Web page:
The Parliament’s reticence on the issue has upset some Socialists. Eric Andrieu called the refusal “politically irresponsible”. He said, “I think the European Institutions should behave in a more mature way in light of what happened in Doubs this weekend.” This remark struck a chord with the Spanish radical left party Podemos, which plans to collaborate with Hervé Falciani, the whistle-blower that handed the HSBC files to the French tax inspectors.
“We will work with Mr. Falciani on tax havens. We are all being robbed and we must act against this attack on democracy,” said the leader of Podemos, Pablo Iglesias, currently campaigning for the Spanish elections in May.
A “puppet” parliament?
The evident discomfort of the elected representatives over the issue of the committee of inquiry reflects a more general feeling that the Parliament is being sidelined by the new Commission.
One MEP said “As a former Prime Minister, Jean-Claude Juncker is inclined to give greater power to the European Council.”
Members have complained that their powers are undermined by the current unofficial, undemocratic structure of governance, which takes the form of a weekly meeting between Jean-Claude Juncker, Martin Schulz, Manfred Weber, Guy Verhostadt and Gianni Pitella.
The European Parliament’s 2016 calendar, drawn up by the EPP, is another subject of debate. “This programme will squeeze the time set aside for the parliamentary committees,” Green MEP Pascal Durand said. This view is shared by Yannick Jadot, who believes the group presidents have reached an agreement to “make a puppet parliament like the [French] National Assembly, where the executive does exactly what it wants”.
One of the European Parliament’s old guard told EURACTIV that “the feeling of frustration also comes from the fact that the Commission is hardly giving the Parliament any work at the moment; for the new members it is not very motivating to come to Strasbourg and not to vote on anything”.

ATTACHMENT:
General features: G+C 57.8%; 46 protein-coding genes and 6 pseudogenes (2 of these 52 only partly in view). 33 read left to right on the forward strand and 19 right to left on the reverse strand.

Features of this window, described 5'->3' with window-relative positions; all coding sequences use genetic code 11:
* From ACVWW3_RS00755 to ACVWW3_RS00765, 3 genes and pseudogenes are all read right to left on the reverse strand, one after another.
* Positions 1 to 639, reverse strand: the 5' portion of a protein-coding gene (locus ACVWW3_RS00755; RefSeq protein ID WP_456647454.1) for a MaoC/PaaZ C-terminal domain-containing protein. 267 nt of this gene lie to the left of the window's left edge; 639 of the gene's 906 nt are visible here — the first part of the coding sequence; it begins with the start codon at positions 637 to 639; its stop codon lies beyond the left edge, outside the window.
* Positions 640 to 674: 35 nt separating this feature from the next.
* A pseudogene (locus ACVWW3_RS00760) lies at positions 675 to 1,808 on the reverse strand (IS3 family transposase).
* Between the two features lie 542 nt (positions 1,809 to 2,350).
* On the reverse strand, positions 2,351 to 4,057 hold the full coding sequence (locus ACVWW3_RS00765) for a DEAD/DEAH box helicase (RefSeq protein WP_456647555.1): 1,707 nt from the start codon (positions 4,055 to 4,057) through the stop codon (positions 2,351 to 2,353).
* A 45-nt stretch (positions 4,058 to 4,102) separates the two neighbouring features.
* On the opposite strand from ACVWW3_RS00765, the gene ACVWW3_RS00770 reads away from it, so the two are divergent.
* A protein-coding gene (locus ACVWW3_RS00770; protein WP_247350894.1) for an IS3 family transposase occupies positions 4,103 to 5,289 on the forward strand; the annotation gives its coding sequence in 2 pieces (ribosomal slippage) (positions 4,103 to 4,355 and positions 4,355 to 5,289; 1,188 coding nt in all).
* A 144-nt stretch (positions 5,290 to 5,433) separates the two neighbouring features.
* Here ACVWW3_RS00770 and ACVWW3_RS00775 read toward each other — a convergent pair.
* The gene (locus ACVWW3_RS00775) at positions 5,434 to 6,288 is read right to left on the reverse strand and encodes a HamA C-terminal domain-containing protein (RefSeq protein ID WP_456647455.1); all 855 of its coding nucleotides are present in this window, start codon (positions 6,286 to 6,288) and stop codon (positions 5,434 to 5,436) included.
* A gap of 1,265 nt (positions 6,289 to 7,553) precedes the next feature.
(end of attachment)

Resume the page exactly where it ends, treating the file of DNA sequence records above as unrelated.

For want of finalised Commission proposals, the MEPs, who have no legislative initiative, must satisfy themselves with meeting Strasbourg’s hordes of lobbyists. Manfred Weber dryly summed-up the situation: “this Parliament is not like a national Parliament, it does not have the same powers”.
More than 300 companies, including PepsiCo Inc, AIG Inc and Deutsche Bank AG, secured secret deals from Luxembourg to slash their tax bills by billions of euros, the International Consortium of Investigative Journalists (ICIJ) reported on 5 November, quoting leaked documents.
The companies appear to have channelled hundreds of billions of dollars through Luxembourg and saved billions of dollars in taxes, the group of investigative journalists said, based on a review of nearly 28,000 pages of confidential documents. Commission President Jean-Claude Juncker, who was prime minister of Luxembourg from 1995-2013, has rejected all accusations of having orchestrated large-scale tax evasion and has even announced a new EU initiative to tackle tax evasion.
Juncker's defence was to deny any wrong-doing and to promise his full cooperation with the Competition Commissioner Margrethe Vestager, who is currently investigating four cases of tax evasion (two in Luxembourg, one in the Netherlands and one in Ireland).